February 2014 Column in the Irish American News




Mike Houlihan

I had drinks with my crazy brother Brian one night over the holidays. When we were kids we called him Tommy, but about thirty-five years ago he insisted that everybody start calling him “Brian”.  Maybe he figured he’d done enough damage with one name so he should start using an alias. But what’s in a name? This rose by any other name would still be a hooligan!

We went to Glascotts on Halsted for our reunion, not far from his bachelor pad on Clybourn. He’ll be seventy this month and he’s the original dirty old man, hoping to meet some dirty old ladies at the senior citizen complex where he lives. The only cougars Brian will be meeting these days would be staying at Sheehy’s.

Forty years ago we hung out in this neighborhood, in this very bar. Like time travelers now, we sit and marvel at the changes today. Once we were the young bucks chasing chicks in Glascotts. Now we’re the creepy old guys sitting off to the side ogling the trixies on their I-phones.

I order a couple of pints and Brian and I talk of the good old days, growing up on the ol’ southside. The Hallidays were our next-door neighbors then; widowed Muriel and her eight kids, a great family. Ray was the oldest Halliday and he and Tommy went to Brother Rice together every day, after eight years of Christ the King grammar school. They were the same age and they were pals.

I had just run into Ray myself at my brother Danny’s wake a few weeks earlier and he was the usual gregarious, energetic, spitfire he’d always been. He told me he was sorry to have missed Tommy and he asked me to send his regards.  I told my brother this in Glascotts and he proceeded to tell me an old story.

When they were both about sixteen, Ray had a job as a busboy at the Martinique/Drury Lane on 95th Street.  It wasn’t until Tommy watched him one night in Waxman’s drug store drinking coke after coke from the pop machine and scarfing Mallo bars that he realized, “Ray is making some serious coin!”

Hey Ray, can you get me a job bussing tables at the Martinique?

“Maybe!” Ray said with a huge grin as he consumed his candy.

The next day as they were thumbing home down 95th Street from Rice, Ray told the driver, “Let us off here, I’ll take you in to get you the job”

Tommy was amazed.


“Yeah, come on.”

So Ray took him into the Martinique/Drury Lane complex and was giving Tommy the world tour. He took Tommy into the kitchen to look at the food, then the place where all the tablecloths and napkins were stored, the walk-in freezer, and the whole shebang. Meanwhile my bro is getting irritated with Ray’s culinary class and wants to get to sign up for his new career as a busboy.

Okay I get it. Now who do I have to meet to get the job?

Ray chuckles like Ronald Reagan and says, “Well!”

Suddenly he lights up and grabs Tommy by the elbow. “Say, how would ya like to shake the hand of Pat O’Brien?”

Pat O’Brien?

“Yeah, Pat O’Brien!”

Pat O’Brien the movie star?

“He’s a friend of mine! He’s doing “Father of the Bride” at the Drury Lane. He’s my buddy, come on.”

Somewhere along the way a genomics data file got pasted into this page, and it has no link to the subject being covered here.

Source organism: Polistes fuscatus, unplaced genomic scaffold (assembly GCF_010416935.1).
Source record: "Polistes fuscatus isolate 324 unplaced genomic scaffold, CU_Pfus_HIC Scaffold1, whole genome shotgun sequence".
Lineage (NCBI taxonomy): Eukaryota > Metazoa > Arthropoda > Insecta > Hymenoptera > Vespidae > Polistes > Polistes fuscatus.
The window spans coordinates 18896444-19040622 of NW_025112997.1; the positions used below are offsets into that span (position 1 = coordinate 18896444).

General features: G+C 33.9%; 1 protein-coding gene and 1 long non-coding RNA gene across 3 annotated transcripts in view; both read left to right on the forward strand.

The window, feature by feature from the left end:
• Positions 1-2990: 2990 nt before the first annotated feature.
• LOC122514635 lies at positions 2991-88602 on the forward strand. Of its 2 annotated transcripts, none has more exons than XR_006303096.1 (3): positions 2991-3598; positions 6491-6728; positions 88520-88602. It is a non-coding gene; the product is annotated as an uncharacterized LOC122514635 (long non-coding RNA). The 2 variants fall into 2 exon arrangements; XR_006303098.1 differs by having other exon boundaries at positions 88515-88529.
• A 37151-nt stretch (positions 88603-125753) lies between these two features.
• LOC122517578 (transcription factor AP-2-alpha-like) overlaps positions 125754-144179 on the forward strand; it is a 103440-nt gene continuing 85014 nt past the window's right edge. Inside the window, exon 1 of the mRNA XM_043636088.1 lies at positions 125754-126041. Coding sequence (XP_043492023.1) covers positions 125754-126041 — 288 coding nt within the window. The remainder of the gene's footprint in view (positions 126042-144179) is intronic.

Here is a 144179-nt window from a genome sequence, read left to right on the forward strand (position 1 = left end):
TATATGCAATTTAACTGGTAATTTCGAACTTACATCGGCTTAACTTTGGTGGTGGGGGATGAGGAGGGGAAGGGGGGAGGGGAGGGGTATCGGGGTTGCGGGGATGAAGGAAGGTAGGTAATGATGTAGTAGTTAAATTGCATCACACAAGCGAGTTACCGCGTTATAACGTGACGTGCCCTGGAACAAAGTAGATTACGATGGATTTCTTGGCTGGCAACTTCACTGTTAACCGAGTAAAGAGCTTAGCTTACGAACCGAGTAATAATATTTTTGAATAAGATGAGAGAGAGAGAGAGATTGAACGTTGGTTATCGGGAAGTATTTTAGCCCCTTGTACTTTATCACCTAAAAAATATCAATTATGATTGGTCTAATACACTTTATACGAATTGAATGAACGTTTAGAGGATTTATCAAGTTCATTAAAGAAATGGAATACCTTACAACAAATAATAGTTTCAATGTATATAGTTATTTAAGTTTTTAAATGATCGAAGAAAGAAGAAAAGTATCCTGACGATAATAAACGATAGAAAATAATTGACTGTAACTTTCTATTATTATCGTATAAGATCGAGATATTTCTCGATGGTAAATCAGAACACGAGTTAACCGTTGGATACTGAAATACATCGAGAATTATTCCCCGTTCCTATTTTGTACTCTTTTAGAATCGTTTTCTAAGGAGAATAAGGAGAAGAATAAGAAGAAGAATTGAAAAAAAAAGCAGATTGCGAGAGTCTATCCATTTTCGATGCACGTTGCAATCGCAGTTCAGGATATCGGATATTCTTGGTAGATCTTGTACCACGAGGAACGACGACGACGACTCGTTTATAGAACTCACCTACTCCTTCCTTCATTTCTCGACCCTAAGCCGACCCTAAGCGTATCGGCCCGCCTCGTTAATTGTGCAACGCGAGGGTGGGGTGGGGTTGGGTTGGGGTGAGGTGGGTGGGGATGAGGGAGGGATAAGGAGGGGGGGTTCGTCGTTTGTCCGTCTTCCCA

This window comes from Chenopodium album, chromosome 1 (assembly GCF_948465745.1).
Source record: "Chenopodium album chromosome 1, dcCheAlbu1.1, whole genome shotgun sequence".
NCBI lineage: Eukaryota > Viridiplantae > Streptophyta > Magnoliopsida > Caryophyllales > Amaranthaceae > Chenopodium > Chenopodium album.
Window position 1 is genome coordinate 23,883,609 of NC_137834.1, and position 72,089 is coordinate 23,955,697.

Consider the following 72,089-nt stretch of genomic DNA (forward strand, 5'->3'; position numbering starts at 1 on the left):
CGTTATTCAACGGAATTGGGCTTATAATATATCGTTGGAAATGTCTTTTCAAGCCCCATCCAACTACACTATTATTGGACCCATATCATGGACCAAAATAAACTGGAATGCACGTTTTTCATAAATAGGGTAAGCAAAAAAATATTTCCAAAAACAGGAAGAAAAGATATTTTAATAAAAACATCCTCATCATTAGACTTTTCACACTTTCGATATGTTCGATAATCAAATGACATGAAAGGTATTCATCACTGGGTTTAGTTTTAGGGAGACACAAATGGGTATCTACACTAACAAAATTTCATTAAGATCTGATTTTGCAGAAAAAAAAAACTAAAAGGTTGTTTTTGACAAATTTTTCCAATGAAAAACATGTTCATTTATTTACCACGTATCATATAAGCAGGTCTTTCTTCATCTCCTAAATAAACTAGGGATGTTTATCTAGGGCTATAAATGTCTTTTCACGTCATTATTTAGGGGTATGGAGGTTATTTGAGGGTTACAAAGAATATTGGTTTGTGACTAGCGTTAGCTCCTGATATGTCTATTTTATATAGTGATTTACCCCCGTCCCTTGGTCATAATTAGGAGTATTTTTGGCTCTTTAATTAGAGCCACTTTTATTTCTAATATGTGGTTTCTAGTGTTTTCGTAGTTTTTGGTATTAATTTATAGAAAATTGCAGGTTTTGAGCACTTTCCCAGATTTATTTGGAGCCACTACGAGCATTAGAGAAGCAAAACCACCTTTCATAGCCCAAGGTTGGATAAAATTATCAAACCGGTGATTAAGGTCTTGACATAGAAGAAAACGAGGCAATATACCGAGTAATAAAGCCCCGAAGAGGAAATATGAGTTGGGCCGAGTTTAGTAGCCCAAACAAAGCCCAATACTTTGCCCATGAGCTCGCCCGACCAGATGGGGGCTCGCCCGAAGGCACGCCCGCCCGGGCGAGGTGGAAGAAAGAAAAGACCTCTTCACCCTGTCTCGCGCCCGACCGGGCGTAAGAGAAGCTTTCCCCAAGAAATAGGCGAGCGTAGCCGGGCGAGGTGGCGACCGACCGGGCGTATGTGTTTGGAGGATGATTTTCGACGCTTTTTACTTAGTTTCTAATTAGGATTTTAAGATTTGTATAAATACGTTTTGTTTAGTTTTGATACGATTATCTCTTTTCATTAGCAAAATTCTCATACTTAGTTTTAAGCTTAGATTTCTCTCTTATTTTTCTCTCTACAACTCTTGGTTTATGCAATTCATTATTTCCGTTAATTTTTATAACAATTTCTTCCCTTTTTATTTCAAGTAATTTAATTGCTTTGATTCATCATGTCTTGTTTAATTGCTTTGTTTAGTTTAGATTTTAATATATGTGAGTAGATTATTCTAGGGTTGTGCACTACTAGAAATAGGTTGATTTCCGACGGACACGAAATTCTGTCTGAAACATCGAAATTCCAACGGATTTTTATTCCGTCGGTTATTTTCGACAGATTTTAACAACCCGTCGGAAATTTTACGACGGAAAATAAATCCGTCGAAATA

Ray raced up a set of stairs and led my brother down a long hallway and up to a door that he then knocked on with authority.

In those days Tony DeSantis, the impresario behind the Drury Lane, had a swanky apartment built adjacent to the backstage area for the stars who appeared at his theatre. It was convenient and classy for the stars and nobody bothered you, until Ray Halliday knocked on Pat O’Brien’s door.

Pat O’Brien was the legendary Irish actor, best friends with Jimmy Cagney and Spencer Tracy, and had appeared in hundreds of classic films, usually as the friendly priest who steered the gangsters along the right path. He was also memorable for playing the title role in “Knute Rockne, All American” as he urged the lads back to the gridiron to “win one for the Gipper!”

My brother was skeptical of Ray’s friendship with the actor but didn’t want to miss the chance to shake hands with the great Pat O’Brien. Tommy had show biz aspirations himself and thought maybe Cagney and O’Brien could discover him and cast him as a young Spencer Tracy in their next gangster flick.

Ray rapped on the door three times very insistently as Tommy looked over his shoulder and wondered what he would say to Pat if he opened the door. Maybe some bologna about being Irish and how his mom went to mass every day and how he has five brothers and a sister and they’ve seen all his movies.

Ray is pounding on the door now and finally it opened and there he was, Pat O’Brien.

He looked much older than he did in the movies of course because most of them were made in the forties. Brian told me, “I kind of half expected to see him wearing his roman collar like the priests he played in “Angels With Dirty Faces”, and to hear him say, ‘Hi ya fellas, whaddya know, whaddya say?’”

“But he actually reminded me more of Dad, in his dress pants and wearing one of those t-shirts with the spaghetti straps, ya’know a wife beater. And he also looked very pissed off!”

Pat looks at the two teenagers and barks, “What is it?”

Ray goes into his routine, “Hiya Pat, it’s me Ray, remember?”

“Yeah, the bus boy, whaddya want kid?”

I want ya to shake hands with my next-door neighbor Tommy Houlihan!

Pat O’Brien turns and stares at him and I think that’s probably about the time my brother had the first inclination to change his name.

Brian tells me,  “Pat O’Brien now has smoke coming out of his ears, and his blood pressure starts boiling. Whatever he had been doing when Ray knocked on the door was a lot more important than shaking hands with the busboys buddy. He slammed the door on us and said, ‘Get lost!’ or words to that effect.”

I asked Brian, “Did ya ever get the bus boy job?”

He didn’t. But I’m sure Brian can use that Pat O’Brien story on some of the ninety-year-old cougars in his building. None of the other dirty old ladies would remember him.